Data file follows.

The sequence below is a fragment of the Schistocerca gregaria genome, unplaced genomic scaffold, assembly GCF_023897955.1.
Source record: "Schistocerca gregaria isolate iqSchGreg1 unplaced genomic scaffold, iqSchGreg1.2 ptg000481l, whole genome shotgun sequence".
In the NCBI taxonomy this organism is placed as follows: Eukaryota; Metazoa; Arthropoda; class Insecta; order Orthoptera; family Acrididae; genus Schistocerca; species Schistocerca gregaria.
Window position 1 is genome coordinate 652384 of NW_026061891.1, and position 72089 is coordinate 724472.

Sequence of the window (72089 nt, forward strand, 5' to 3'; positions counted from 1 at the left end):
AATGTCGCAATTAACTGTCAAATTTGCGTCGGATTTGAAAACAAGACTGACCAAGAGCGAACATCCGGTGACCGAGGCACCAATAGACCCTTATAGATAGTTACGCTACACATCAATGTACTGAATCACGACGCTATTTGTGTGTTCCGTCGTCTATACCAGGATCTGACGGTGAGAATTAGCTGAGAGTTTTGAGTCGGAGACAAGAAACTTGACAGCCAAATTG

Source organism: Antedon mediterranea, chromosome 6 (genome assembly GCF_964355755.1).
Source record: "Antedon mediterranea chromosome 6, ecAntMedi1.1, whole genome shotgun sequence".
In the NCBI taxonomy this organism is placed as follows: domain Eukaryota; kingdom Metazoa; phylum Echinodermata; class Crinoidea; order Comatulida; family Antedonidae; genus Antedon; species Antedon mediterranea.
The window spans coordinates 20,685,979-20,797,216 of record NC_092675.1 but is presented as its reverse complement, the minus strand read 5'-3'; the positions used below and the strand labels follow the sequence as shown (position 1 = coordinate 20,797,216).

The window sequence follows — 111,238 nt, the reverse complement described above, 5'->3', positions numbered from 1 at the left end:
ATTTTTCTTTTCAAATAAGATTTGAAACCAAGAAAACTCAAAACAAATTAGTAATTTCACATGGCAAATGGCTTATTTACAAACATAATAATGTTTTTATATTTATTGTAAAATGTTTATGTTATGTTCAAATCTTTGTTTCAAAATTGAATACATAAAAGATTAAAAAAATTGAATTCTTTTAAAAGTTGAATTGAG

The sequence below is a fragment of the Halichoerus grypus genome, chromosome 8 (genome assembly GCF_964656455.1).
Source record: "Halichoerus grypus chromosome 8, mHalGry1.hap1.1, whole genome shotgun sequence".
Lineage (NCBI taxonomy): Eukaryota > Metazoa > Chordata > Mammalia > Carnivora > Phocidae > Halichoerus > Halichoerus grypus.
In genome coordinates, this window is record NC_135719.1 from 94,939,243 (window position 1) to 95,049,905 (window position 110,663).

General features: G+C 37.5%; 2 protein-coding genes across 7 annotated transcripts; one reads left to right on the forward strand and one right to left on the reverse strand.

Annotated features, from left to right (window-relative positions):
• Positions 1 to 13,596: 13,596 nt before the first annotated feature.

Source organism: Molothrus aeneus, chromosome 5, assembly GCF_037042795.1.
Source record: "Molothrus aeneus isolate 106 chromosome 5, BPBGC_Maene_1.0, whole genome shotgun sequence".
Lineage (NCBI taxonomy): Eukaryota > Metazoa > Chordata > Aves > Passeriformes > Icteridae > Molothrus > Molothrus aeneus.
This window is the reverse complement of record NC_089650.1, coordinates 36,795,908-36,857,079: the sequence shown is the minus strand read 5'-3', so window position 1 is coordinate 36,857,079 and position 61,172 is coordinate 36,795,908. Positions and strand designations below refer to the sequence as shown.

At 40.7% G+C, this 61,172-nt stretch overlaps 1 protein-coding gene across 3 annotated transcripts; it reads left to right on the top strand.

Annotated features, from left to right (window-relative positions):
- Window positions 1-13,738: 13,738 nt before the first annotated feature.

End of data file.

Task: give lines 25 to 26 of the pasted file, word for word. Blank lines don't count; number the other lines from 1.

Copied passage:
Annotated features, from left to right (window-relative positions):
- Window positions 1-13,738: 13,738 nt before the first annotated feature.